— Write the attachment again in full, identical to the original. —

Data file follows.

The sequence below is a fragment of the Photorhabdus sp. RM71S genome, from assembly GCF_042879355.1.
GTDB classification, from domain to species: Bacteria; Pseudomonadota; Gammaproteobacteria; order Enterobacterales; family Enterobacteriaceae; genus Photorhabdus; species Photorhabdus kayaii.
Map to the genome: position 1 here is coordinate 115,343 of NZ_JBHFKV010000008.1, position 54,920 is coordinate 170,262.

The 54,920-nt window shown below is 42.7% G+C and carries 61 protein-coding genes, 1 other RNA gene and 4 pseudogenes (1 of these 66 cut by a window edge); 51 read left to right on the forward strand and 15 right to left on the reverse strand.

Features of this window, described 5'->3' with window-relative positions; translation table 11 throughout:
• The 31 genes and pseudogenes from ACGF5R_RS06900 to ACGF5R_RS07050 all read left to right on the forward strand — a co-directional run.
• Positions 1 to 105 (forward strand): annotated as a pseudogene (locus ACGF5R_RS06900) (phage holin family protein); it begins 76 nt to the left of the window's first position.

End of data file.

The sequence below is a fragment of the Photorhabdus sp. RM71S genome, from assembly GCF_042879355.1.
GTDB classification, from domain to species: Bacteria; Pseudomonadota; Gammaproteobacteria; order Enterobacterales; family Enterobacteriaceae; genus Photorhabdus; species Photorhabdus kayaii.
Map to the genome: position 1 here is coordinate 115,343 of NZ_JBHFKV010000008.1, position 54,920 is coordinate 170,262.

The 54,920-nt window shown below is 42.7% G+C and carries 61 protein-coding genes, 1 other RNA gene and 4 pseudogenes (1 of these 66 cut by a window edge); 51 read left to right on the forward strand and 15 right to left on the reverse strand.

Features of this window, described 5'->3' with window-relative positions; translation table 11 throughout:
• The 31 genes and pseudogenes from ACGF5R_RS06900 to ACGF5R_RS07050 all read left to right on the forward strand — a co-directional run.
• Positions 1 to 105 (forward strand): annotated as a pseudogene (locus ACGF5R_RS06900) (phage holin family protein); it begins 76 nt to the left of the window's first position.